Harley-Davidson, of Milwaukee, Wisconsin, began producing motorcycles in the first decade of the 20th century. Production began with three motorcycles in 1905 and rose to 1100 by 1909. The company produced 20,000 motorcycles for the army in World War I, and by the 1920s, yearly production was in the 20-28,000 range, with exports to 60 countries around the world.
The crash of 1929 and the resulting world-wide economic depression was a catastrophe for Harley-Davidson. By 1933, the company was on a two-day work week and total yearly production was less than 4000 motorcycles. A drastic change was needed to save the company from failure and that change was the new, for 1934, VL model.
The new VL series was powered by a brand new “Big Twin” – this was a “Powerful Dynamic TNT Motor” of 74 cubic inch that produced 36 bhp & 4600 rpm. It reverted to a side-valve engine design for ease of construction, simpler maintenance, and improved reliability. This new engine was installed in a frame with traditional, for the era, suspension, but the other significant change was in the appearance of the VL line, which took its inspiration from the Art Deco movement of the time.
The new VL models featured “air-flo” styling with “magnificent colors in numerous combinations” all melded together to produce a “spic and span, trim and modern” motorcycle. But the new engine, with modern styling and Harley's “Pay-As-You-Ride” finance plans, and the new model was a sales success, with approximately 7500 produced in 1934.
This motorcycle's original owner was Francis Romaine – apparently, he was a man with a great deal of mechanical skills. He had his own workshop and took very good care of his Harley. Upon his death, his aunt cleaned out his house and sold the motorcycle to its current owner in 1978 in a partially disassembled, but complete condition. Realizing the reassembly was beyond his capabilities, the new owner stored the cycle for the next few years. Sometimes it was in the spare bedroom of a friend's house (apparently a very understanding friend!) until the present owner acquired a house with a garage. Now the motorcycle had a place of its own where it was carefully parked and covered with blankets. And there it sat – aside from the few times when the blankets were removed and the owner imagined it rebuilt and running, its odometer moving again past the 7897 miles that were on it.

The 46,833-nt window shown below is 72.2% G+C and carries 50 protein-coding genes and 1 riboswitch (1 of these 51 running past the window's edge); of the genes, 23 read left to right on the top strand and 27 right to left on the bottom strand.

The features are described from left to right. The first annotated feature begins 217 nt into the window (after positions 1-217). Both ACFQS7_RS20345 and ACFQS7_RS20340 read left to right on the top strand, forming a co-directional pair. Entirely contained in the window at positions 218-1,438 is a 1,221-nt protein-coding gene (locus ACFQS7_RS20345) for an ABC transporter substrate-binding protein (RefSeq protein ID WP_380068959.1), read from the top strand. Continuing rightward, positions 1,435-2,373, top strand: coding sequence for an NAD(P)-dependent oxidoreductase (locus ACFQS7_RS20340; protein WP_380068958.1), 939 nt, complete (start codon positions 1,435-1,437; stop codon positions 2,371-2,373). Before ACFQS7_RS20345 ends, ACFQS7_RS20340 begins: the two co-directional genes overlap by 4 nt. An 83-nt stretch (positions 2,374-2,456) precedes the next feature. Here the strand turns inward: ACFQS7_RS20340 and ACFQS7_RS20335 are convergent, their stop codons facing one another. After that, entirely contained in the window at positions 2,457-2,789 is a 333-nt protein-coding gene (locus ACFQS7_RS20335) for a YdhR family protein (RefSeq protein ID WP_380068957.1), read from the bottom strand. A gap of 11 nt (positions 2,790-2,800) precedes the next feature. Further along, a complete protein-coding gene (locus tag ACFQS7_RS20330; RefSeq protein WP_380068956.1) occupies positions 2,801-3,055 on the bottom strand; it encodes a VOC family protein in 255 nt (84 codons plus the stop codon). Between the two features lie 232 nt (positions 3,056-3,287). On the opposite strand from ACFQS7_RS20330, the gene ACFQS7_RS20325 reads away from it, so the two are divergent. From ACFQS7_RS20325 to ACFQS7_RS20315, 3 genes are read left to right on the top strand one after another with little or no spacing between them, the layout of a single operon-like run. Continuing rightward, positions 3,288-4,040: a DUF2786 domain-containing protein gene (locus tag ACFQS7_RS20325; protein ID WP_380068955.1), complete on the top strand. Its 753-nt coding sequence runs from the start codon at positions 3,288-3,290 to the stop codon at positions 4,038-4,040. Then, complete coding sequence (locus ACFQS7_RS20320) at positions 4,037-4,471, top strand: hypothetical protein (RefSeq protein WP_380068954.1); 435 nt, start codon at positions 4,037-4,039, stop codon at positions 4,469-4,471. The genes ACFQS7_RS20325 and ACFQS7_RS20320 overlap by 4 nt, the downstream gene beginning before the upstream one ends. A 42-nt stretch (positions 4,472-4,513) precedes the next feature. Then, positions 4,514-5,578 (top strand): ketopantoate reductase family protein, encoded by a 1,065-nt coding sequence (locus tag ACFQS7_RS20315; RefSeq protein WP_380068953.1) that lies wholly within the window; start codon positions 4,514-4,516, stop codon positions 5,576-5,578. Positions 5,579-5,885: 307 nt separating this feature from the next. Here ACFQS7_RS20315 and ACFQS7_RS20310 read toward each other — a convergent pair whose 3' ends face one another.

Recently, a suitable expert was found; the cycle was uncovered and taken to the restoration shop for an evaluation of its condition. The results were hard to believe: the original factory-custom two-tone paint was in fine condition as were all the original factory decals and tags.
Also present were the original factory exhaust and air cleaner (very rare), original Harley windshield/fairing, and saddlebags. The seat and pedals were also apparently original. Surprisingly, it appeared the tires are the originals as well.
Mechanically, the clutch and transmission were in excellent condition, and upon examination, the cylinder barrels needed only a light hone, not a rebore. In examining the pistons (which are a split-ring design), it was determined that the motorcycle was most likely built in the first six months of VLD production.
Included with the cycle are various paper materials, including registration, a letter from Harley-Davidson to the original owner, and a 1934 sales brochure. There are also some miscellaneous vintage parts in their original boxes.
In the collector vehicle market, a fairly recent trend is what is known as Preservation vehicles. These are sometimes referred to as “Barn Find” cars, but there is a difference – barn find vehicles can be, and frequently are, derelict, abandoned, and decrepit. They can be resurrected and made mobile, but they will still retain the well-worn, neglected, and shabby paint, chrome, and interior that they were found with.
This motorcycle, on the other hand, is an outstanding example of a preserved vehicle. The winning bidder will have a difficult decision – keep it as it is or take it for a ride for the first time in over 60 years. Either way, it will be a fine example to add to a serious collection.
Estimate $90,000 - $110,000
- Engine Type
- Engine Size
- 74 ci.
- Body Or Basic Color
- Gold & Black
- Body Style
- Auto Model Name
- Seat Material
- Center Console
- Engine Size
- 74 ci.
- Transmission Type
- 3 Speed Manual
- Body Style
- Lot Number